Massimo Morgante; Giorgio Vallortigara
Many people maintain a naive belief that non-human animals consciously experience pain and suffering in similar ways to humans. Others tend to assume a more sceptical or agnostic attitude. Drawing on recent advances in research on animal cognition and neuroscience, the science of animal welfare is now beginning to address these issues empirically. We describe recent advances that may contribute to the main questions of animal welfare, namely whether animals are conscious and how we can assess...
Charap, John M
In CERN, scientists had taken action to boycott cooperation with their Soviet counterparts. This is in protest at the detention of the distinguished Russian particle accelerator physicist, Dr Yuri Orlov; 8,000 scientists from more than 40 countires have signed similar pledges
Caporale, V; Alessandrini, B; Dalla Villa, P; Del Papa, S
Effective implementation and enforcement of legislation is essential to ensure animal welfare. In the World Organisation for Animal Health (OIE) European Region the well-established body of national and European Union laws in existence is growing continuously. The growth is due to various factors, such as new technology in animal farming and experimentation, exploitation of wildlife, new understanding of animal needs, and increasing public awareness and concern. The latter, in particular, determines the need for new animal welfare legislation to regulate and discipline the 'use' of animals for different purposes, such as food production, companionship, work and leisure. This paper intends to provide an overview of the more relevant activities carried out by the Council of Europe and the European Union in the field of animal welfare. The authors identify eLearning as a tool to harmonise the interpretation and the implementation of animal welfare legislation. PMID:16358508
Meyer, Otto A.
The testing strategy for chemical substances is discussed with regard to obtaining improved quality of data for health assessment while respecting the ethical responsibility for consideration of the welfare of the animals involved. Ensuring animal welfare without indulging too much in...... anthropomorphism leads to better research/testing. Current trends in toxicity testing will result in tests involving more sophisticated techniques, better quality of laboratory animals, and eventually the use of fewer animals....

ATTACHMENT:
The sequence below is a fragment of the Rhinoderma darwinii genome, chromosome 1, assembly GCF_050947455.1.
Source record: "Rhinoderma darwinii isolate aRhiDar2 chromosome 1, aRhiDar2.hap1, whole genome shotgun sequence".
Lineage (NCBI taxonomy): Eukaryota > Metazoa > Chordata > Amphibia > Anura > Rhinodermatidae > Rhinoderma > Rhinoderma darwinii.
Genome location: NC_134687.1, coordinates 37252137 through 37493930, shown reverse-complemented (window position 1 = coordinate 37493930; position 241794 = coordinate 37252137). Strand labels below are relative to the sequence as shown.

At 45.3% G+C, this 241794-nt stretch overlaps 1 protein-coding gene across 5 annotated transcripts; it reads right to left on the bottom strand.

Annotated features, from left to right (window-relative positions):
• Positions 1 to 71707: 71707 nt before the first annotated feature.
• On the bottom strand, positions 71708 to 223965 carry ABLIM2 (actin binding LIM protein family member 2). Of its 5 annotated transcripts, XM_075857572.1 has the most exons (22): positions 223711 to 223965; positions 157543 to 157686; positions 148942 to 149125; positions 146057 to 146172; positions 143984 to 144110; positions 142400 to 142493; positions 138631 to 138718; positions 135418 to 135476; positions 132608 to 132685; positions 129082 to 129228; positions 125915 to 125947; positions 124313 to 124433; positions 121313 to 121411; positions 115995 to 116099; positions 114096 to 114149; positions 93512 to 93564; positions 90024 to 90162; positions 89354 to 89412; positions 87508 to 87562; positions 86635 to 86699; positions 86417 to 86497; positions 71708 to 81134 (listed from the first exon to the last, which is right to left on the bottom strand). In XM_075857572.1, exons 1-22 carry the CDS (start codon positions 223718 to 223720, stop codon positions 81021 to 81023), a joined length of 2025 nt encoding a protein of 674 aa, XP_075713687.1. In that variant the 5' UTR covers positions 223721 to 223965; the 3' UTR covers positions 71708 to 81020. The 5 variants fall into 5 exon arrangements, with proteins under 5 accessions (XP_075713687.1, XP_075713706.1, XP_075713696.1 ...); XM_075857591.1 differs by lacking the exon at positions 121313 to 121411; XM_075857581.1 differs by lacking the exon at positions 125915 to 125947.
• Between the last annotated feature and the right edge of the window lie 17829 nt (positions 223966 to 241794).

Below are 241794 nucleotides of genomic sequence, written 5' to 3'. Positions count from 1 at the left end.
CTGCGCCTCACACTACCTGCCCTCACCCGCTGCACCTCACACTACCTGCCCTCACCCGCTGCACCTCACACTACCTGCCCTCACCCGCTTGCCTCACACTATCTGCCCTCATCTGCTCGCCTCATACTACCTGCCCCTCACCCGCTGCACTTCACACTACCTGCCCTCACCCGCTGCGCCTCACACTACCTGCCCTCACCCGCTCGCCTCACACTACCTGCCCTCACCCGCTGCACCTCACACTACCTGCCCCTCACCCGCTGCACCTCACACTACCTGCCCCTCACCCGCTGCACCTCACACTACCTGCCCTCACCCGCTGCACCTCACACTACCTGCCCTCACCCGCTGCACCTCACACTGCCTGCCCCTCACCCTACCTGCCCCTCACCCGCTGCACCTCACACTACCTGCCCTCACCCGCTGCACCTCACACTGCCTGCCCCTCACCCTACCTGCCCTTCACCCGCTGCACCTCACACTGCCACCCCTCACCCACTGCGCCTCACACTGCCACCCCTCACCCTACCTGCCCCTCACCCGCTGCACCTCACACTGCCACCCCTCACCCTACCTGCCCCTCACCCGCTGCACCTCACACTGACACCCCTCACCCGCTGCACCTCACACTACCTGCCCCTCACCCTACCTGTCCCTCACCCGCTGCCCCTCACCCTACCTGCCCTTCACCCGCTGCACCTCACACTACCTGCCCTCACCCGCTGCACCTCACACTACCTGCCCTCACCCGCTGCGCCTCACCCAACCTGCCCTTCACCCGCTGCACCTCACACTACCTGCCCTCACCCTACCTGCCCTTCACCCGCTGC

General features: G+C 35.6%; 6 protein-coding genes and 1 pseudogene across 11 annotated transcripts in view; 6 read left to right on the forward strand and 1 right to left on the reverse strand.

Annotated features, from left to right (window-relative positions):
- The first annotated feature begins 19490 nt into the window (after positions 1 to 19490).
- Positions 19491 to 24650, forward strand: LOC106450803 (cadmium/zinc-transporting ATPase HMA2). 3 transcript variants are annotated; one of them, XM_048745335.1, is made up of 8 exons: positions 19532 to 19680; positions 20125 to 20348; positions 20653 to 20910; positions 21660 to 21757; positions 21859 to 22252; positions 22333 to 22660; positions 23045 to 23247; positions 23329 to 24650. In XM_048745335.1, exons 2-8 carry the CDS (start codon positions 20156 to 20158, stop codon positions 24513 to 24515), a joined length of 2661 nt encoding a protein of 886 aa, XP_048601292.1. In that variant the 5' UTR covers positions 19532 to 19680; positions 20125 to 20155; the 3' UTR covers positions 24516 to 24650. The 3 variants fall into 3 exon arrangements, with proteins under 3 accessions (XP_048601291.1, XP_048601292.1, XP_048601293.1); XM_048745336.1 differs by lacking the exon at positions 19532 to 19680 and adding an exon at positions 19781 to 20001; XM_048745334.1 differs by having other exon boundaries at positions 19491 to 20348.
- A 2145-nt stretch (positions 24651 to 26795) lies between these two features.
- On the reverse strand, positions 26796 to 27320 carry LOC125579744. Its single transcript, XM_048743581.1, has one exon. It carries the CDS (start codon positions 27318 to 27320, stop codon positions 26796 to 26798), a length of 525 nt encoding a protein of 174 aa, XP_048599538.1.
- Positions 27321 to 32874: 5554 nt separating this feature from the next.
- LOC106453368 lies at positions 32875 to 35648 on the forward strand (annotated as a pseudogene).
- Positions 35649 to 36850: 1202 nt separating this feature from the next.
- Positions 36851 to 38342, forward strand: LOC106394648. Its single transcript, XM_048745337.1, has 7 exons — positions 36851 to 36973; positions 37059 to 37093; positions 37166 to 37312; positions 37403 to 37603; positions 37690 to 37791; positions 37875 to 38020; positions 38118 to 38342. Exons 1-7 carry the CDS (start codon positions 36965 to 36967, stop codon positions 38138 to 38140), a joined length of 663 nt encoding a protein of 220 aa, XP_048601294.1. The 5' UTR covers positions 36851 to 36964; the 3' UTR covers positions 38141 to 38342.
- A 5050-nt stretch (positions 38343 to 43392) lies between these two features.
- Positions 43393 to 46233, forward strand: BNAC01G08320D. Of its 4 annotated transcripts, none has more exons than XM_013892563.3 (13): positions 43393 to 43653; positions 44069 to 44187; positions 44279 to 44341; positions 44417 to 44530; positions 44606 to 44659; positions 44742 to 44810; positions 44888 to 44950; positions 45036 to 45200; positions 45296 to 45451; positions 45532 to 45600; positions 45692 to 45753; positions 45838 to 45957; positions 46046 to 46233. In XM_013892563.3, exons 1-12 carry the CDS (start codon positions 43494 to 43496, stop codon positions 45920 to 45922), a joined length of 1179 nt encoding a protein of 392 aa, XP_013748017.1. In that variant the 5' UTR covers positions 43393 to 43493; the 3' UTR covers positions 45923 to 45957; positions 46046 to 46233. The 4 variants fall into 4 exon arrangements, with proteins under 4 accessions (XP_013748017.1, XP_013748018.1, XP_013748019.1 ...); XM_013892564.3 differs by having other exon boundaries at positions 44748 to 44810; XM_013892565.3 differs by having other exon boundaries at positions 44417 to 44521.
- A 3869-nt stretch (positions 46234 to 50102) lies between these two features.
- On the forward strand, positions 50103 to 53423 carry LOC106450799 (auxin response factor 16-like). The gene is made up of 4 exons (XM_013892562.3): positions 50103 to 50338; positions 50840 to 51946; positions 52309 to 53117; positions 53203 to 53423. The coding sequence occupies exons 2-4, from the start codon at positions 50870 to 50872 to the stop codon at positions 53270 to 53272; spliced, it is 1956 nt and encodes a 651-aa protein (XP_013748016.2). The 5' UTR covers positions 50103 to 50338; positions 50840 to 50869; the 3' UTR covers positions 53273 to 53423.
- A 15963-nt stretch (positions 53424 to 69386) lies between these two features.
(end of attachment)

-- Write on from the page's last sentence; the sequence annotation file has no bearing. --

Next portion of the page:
Meyer, Otto A.
The testing strategy for chemical substances is discussed with regard to obtaining improved quality of data for health assessment while respecting the ethical responsibility for consideration of the welfare of the animals involved. Ensuring animal welfare without indulging too much in anthropomor...... in anthropomorphism leads to better research/testing. Current trends in toxicity testing will result in tests involving more sophisticated techniques, better quality of laboratory animals, and eventually the use of fewer animals.......The testing strategy for chemical substances is discussed with regard to obtaining improved quality of data for health assessment while respecting the ethical responsibility for consideration of the welfare of the animals involved. Ensuring animal welfare without indulging too much...
Wereldwijd overzicht van dierenwelzijnswetgeving, praktijken en percepties, met voorbeeldstudies over kippenvlees uit Brazilië en Thailand, eieren uit India en de Verenigde Staten, welzijnswetgeving voor kweekvis en welzijnsaspecten van (vermeende) overpopulatie van wilde dieren.Global survey of animal-welfare regulations, practices and perceptions, with case studies on poultry meat from Brazil and Thailand, eggs from India and the USA, welfare regulations of farmed fish and welfare aspects r...
Full Text Available Animal welfare assessment can’t be irrespective of measures taken on animals. Indeed, housing parametersrelatedtostructures, designandmicro-environment, evenifreliable parameters related to structures, design and micro-environment, even if reliable and easier to take, can only identify conditions which could be detrimental to animal welfare, but can’t predict poor welfare in animals per se. Welfare assessment through animal-based measures is almost complex, given that animals’ responses to stressful conditions largely depend on the nature, length and intensity of challenges and on physiological status, age, genetic susceptibility and previous experience of animals. Welfare assessment requires a multi-disciplinary approach and the monitoring of productive, ethological, endocrine, immunological and pathological param- eters to be exhaustive and reliable. So many measures are needed, because stresses can act only on some of the mentioned parameters or on all of them but at different times and degree. Under this point of view, the main aim of research is to find feasible and most responsive indicators of poor animal welfare. In last decades, studies focused on the following parameters for animal wel- fare assessment indexes of biological efficiency, responses to behavioral tests, cortisol secretion, neutrophil to lymphocyte ratio, lymphocyte proliferation, production of antigen specific IgG and cytokine release, somatic cell count and acute phase proteins. Recently, a lot of studies have been addressed to reduce handling and constraint of animals for taking measures to be used in welfare assessment, since such procedures can induce stress in animals and undermined the reliability of measures taken for welfare assessment. Range of animal-based measures for welfare assessment is much wider under experimental condition than at on-farm level. In welfare monitoring on-farm the main aim is to find feasible measures of proved validity and reliability